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Annual allowance tax year resolutions

Author Image Barrie Dawson Technical Specialist
5 minutes read
Last updated on 24th Dec 2019

Some studies suggest that less than 25% of people follow through their new year’s resolutions but what about tax year resolutions?  For financial advisers the end of the tax year is often the most stressful period of the year.  On 6 April 2019 you may have promised yourself to be more organised in the run up to 5 April 2020.  Congratulations to those who have achieved their tax year resolutions but if you are part of the majority then don’t stress yet, there is still time!

When it comes to tax year end pension contributions the annual allowance (AA) rules are a key factor in determining the level of contribution but establishing a client’s AA position can be complex and time consuming.  However, there are some things you can to make this process easier but before we look at these let’s start with a summary of what you need to know.

Whilst the AA rules apply to the member only, it’s not simply their contributions that use AA.  Contributions by third parties and employers also use up the clients AA.

PIAs in 2019/20 will be tested against the standard AA of £40,000 unless the member is subject to a Tapered AA or Money Purchase AA (MPAA).  If the total PIAs exceed the clients standard AA or tapered AA (see below for MPAA) then an AA charge will apply to the excess amount which will be taxed at their marginal rate unless they have unused AA available to carry forward to absorb the total PIA.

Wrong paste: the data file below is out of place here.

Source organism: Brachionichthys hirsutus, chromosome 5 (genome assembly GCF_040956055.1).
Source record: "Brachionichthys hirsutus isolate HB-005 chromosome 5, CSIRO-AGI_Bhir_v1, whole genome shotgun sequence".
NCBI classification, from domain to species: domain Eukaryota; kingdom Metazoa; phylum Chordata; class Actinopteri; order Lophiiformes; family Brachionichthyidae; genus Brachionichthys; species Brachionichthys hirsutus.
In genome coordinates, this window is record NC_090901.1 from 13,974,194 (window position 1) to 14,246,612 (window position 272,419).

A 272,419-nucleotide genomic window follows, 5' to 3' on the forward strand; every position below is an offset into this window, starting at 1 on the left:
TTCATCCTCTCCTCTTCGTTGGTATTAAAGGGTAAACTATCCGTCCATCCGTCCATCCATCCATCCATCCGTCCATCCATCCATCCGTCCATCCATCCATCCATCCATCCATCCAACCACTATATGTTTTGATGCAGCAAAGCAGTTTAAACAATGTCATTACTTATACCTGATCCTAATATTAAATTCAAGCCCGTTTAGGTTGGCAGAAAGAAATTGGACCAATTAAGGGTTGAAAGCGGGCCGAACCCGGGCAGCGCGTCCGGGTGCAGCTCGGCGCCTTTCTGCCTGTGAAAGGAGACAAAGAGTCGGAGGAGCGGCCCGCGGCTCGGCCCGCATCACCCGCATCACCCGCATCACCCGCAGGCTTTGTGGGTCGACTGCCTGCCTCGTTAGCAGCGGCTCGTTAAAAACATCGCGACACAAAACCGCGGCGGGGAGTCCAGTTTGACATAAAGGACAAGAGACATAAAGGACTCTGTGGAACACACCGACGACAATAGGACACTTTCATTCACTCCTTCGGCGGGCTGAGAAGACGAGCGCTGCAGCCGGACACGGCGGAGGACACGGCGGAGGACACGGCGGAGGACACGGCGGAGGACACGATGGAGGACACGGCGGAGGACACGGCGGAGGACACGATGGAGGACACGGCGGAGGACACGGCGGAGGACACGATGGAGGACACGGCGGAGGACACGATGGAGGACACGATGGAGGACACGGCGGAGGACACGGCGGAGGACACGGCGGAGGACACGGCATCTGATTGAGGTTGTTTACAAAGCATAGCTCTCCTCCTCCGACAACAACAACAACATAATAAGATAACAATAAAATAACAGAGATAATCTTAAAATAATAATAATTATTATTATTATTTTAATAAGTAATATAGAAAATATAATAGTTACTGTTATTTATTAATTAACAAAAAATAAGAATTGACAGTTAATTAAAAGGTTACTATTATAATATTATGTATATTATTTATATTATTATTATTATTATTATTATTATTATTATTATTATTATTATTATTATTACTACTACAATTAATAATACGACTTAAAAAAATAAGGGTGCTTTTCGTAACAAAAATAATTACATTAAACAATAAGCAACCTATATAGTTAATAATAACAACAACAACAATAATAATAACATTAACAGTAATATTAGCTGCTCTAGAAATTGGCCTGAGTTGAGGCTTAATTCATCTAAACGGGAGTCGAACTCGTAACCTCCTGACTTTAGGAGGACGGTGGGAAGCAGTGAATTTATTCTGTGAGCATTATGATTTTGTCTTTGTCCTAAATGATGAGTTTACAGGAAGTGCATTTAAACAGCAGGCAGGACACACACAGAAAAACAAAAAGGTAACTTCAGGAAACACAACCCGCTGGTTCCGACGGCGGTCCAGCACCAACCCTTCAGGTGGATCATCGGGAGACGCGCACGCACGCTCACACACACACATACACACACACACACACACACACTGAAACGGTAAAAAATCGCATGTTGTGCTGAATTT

Carry forward allows those who use up the AA in any particular tax year to carry forward unused allowance from the previous three tax years so long they were a member of, a registered pension scheme in the tax year they want to carry forward from. 

Keep in mind that its AA, not relevant earnings, that can be carried forward as this is often misunderstood.  You can read more about the interaction of tax relief and AA here.

Those who have triggered the MPAA cannot carry forward to increase the MPAA limit for post trigger date defined contributions in any tax year. However, carry forward can still be used where the tapered AA applies for any tax year on or after 2016/17. 

The AA rules are quite complex and we cover them in more detail in our Pruadviser knowledge library.  I would recommend reading the following articles.

So now we have touched on the rules, here are some things to think about when considering end of tax year pension contributions in relation to the AA rules.

Carry forward - use it or lose it!

Unused AA from 2016/17 will lost if not swept up in 2019/20.  To establish the unused AA from 2016/17 you need to establish the PIAs from all sources for 2016/17.  However, it’s possible that unused AA from 2016/17 could have been used by a PIA in the 2017/18 or 2018/19 tax year so it’s important not to look solely at 2016/17.  Carry forward calculations are relatively simple if you have the PIAs.  It’s how the PIAs are obtained that can lead to delays and confusion.

The best way to obtain the PIAs is to obtain a Pensions Savings statement (PSS) from the clients pension schemes. This will confirm the PIAs and the correct tax year these relate to, which is the information needed for carry forward calculations. If you request a 2018/2019 PSS it will confirm the total PIAs 2018/19 and the previous three tax years.